In a not so distant time, if you wanted to have an online presence, you’d either have to learn a programming language and then build a website yourself or hire a professional to do it for you. Each site being a unique piece of software, it also had unique issues that you can’t just resolve by using a generic solution. Once the site has been built you’d have to spend just as much, if not, even more, time and resources analyzing its security and hunting down vulnerabilities, lest it ended up being swiftly defaced. The modern era brings major name-brand content management systems which are programmed by professionals and thoroughly checked for vulnerabilities before being released to the public. The idea is that you get a readymade website which you can just install and then modify to your liking, not having to worry about security, coding, etc. You’d think that this solution is perfect and resolves all issues regarding website ownership. You’d be wrong.
Having a custom coded website does always carry security issues with it, and more complex the site is, more issues can arise, but those issues are specific to your case. Moreover, you can hire someone to repair them quickly. If you get any of the major brand pre-made websites (or Content Management Systems, as they are called), the vulnerability will affect thousands, if not millions of websites across the world. Now, why is this significant difference? Because a malicious hacker is a lot more likely to “sniff out” and abuse an issue affecting millions of sites. A single site, on the other hand, is not as attractive and as easy to find unless you’re specifically targeted. If that’s the case, in all honesty, there’s not much you can do but hope that they are not holding a huge grudge against you or that they haven’t been well paid to take you down. Not much else you can do about it.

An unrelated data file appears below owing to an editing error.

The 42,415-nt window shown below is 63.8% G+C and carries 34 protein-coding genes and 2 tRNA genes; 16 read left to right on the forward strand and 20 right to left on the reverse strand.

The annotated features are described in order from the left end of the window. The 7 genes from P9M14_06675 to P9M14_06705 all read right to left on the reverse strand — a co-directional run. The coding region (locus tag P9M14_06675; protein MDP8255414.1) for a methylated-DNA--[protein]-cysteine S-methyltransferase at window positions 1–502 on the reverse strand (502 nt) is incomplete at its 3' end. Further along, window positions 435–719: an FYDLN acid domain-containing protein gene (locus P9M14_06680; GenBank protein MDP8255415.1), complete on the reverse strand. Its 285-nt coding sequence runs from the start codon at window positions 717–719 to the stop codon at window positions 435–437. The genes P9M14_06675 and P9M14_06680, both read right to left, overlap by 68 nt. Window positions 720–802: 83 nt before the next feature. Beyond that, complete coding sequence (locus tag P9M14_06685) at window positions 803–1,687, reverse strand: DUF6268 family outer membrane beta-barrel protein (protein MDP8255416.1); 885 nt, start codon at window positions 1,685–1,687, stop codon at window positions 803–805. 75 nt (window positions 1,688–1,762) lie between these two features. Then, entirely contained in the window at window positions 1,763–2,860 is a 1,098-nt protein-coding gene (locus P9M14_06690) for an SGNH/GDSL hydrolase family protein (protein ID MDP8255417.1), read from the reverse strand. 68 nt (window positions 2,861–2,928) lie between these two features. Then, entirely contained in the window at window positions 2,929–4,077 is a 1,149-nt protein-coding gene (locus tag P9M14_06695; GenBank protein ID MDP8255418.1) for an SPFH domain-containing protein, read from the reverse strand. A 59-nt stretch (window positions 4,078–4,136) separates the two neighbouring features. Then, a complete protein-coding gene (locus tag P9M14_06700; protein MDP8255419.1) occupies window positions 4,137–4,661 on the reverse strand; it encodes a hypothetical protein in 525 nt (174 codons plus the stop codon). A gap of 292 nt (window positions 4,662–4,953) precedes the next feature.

The nature of vulnerabilities is very volatile, and the fact that new ones appear so often is not a hacker’s fault, in fact, it is the developer’s fault.
Hackers merely expose a point where the developers cut corners, get lazy or are simply not competent enough for the job at hand. With that said, new software is released on a daily basis and sadly new vulnerabilities are found just as often, to a point where it can be hard to keep up. However, some of the significant vulnerabilities and most devastating vulnerabilities are quite old and well known. Vulnerabilities such as Cross Site Scripting (XSS) and SQL injection are just two of the most dangerous which can enable a hacker to cause catastrophic damage to a site with no special tools, just a bit of know-how. The vulnerabilities have been known for years, and it is still shocking how widespread they are. Another vulnerability can enable the hacker to attack the server itself where the site is hosted and have it grind to a halt. Even worse, most servers nowadays are shared between multiple clients, so they host a lot of websites on a single machine. If one of them gets attacked by something like Slowloris, all sites go down and stay down until a system administrator restarts the server. Once the server boots up, the sites are online again. That is unless the attacker decides just to strike again. For a hacker, it is a single click of a button. For a system administrator, it is a lot more work to reboot a server properly.
Both cases have known solutions. For XSS and SQL injection vulnerabilities a programmer just needs to filter out unsafe characters from input boxes on the site. Clean up what the visitor types before it all go to the database, so to say. There is even a list of known unsafe characters, so not utilizing this feature is pretty much a case of laziness. For the server attacks such as Slowloris, there is even a ready-made patch for most server management systems out there. An administrator doesn’t even need to know how to program to fix this issue. Having a server with this issue is inexcusable nowadays. This is the case for most vulnerabilities, most of them have some solution, some being easier, other being harder to implement.
Sadly, there is that one thing called a Botnet which you can do nothing about. Even if your site has bulletproof security, if a hacker decides to whip out the heavy artillery as a last resort, your site goes down and stays down until they say so. The good news though is that not all hackers have access to such a powerful weapon, and even if they do, they are reluctant to use it, so botnet attacks do not happen very often, and when they do, the targets are high-profile sites from large enterprises or even governments.